The author is ANZ’s senior economist Raymond Yeung
Hong Kong’s Occupy Central campaign has spread out, covering major shopping areas in Hong Kong including Admiralty, Causeway Bay, Mongkok and Canton Road.
The event also unfolds during China’s seven-day "Golden Week" national day holidays, the period when local retailers significantly rely on Mainland tourists during the first week of October.
Our ballpark estimate is that the protests have cost Hong Kong’s retailers HK$2.2 billion (US$280 million), representing 6% of the month’s total retail sales.
Prior to the protest, October’s sales are forecast to have dropped to HK$36.6 billion (US$4.71 billion) when considering the impact of China’s anti-graft campaign.
Of the total, 34% or HK$12.4 billion are likely to be generated in the affected districts, considering the geographical distribution of the sales and services workforce in Hong Kong.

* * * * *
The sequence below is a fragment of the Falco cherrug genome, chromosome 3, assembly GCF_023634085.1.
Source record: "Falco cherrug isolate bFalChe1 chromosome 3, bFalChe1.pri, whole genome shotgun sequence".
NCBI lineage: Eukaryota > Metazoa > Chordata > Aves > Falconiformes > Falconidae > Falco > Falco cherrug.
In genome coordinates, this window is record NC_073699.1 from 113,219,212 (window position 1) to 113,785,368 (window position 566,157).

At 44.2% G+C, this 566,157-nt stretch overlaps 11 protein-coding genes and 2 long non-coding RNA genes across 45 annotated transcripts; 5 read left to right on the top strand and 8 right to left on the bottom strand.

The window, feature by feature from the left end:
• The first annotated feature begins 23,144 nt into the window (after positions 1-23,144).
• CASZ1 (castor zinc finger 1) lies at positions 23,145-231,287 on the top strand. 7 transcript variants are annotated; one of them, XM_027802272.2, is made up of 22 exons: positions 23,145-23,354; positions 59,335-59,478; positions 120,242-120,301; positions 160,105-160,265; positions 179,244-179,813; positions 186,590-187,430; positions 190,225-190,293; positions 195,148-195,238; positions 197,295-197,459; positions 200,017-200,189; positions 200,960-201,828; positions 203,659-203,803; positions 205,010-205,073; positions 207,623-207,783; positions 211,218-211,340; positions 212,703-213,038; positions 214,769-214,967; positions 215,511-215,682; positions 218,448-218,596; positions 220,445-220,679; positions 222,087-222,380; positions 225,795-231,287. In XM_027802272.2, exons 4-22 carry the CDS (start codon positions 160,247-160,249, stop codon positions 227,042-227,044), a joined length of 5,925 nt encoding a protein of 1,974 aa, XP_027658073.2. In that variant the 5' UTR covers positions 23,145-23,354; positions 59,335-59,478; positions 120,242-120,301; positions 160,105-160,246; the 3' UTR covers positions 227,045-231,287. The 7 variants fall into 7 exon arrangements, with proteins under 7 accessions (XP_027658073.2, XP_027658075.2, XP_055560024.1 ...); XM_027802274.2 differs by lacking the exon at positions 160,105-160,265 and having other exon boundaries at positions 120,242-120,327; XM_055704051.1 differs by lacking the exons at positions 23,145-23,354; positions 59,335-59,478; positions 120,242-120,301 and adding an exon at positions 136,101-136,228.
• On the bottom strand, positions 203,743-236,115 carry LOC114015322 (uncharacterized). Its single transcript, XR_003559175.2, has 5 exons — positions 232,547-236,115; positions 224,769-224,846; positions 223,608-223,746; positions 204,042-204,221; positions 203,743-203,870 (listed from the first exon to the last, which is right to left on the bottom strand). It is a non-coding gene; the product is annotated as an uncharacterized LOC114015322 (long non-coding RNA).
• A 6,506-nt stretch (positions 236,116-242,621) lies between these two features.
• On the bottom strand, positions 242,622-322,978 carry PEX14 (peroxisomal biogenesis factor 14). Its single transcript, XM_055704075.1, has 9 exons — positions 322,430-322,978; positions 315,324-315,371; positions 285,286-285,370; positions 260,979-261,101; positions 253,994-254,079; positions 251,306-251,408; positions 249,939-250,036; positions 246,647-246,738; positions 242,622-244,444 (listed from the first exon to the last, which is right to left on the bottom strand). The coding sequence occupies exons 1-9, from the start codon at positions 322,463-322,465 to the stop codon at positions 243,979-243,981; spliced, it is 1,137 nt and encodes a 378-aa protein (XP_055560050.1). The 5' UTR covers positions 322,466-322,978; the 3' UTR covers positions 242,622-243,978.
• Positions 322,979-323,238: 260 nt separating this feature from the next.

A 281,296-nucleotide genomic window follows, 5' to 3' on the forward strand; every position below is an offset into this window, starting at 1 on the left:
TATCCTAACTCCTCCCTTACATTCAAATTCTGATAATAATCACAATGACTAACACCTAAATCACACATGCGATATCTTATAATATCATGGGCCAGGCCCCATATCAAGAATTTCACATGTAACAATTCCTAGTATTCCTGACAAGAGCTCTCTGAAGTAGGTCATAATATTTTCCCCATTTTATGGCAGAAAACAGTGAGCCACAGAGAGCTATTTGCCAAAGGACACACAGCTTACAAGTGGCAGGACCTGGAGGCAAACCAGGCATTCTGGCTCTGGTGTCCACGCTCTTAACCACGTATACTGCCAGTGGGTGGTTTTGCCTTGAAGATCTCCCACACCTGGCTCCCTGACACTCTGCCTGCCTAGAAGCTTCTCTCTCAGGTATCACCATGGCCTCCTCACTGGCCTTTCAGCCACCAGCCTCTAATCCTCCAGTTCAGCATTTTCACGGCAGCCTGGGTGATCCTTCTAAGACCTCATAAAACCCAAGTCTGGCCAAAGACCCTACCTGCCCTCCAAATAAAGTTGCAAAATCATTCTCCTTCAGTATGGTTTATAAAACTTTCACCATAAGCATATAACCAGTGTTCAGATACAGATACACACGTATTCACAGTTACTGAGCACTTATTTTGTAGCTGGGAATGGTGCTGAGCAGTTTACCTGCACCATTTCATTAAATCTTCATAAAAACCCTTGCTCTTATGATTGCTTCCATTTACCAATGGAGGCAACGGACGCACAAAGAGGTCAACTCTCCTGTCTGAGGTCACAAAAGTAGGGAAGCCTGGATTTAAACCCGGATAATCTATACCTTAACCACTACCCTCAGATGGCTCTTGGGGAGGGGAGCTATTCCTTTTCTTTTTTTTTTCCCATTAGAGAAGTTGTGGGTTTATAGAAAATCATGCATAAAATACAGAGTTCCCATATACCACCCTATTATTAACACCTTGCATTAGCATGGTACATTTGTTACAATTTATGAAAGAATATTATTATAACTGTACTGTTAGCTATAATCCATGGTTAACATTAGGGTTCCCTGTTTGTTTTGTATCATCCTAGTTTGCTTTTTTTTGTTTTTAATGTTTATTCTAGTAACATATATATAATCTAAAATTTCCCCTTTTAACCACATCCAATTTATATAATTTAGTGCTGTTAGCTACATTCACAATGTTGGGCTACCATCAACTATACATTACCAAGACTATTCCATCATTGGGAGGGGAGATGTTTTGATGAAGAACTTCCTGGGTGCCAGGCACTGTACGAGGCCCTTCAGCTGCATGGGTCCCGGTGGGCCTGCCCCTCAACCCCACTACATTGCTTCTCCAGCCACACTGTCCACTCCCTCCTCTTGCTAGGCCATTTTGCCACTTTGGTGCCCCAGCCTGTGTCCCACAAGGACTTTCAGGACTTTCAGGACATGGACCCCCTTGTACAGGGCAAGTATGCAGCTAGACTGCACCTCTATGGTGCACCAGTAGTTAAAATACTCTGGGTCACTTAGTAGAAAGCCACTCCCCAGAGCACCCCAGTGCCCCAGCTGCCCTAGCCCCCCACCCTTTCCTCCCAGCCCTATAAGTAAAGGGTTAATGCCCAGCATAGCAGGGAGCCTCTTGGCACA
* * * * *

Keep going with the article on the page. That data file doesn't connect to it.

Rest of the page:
Given our onsite observation, it appears to us that the protest zones represent about 50% of the sales from the districts affected, suggesting that HK$6.2 billion of retail sales are currently at risk.
As the Golden Week may be responsible for half of the month’s total, and market anecdotes suggest that sales of the shops have declined by about 70%, the affected shops might have lost HK$2.2 billion.
Note that the impact of the protests varies amongst different business lines, according to our conversation with a major retail chain. Sales of luxury goods, cosmetic products, and consumer durables are definitely hard hit.
However, the top line of convenient stores and supermarkets likely hold up. The launch of a new smartphone also offers some additional support in October. We cannot label domestic consumption as having collapsed.
Our real worry is that the political deadlock would eventually affect business sentiment and consumer confidence at large. The impact of Occupy Central is not confined to tourist spending. The slowdown of China has already affected the city’s growth momentum.
If the protests continue to drag on, Hong Kong’s fourth quarter outlook will increasingly turn gloomy. Currently, it is too premature to alter our forecast for the economy to expand by 2.5% in 2014. But the risk of our expectation shortfall is surely heading towards the downside.
(The article has been edited for clarity)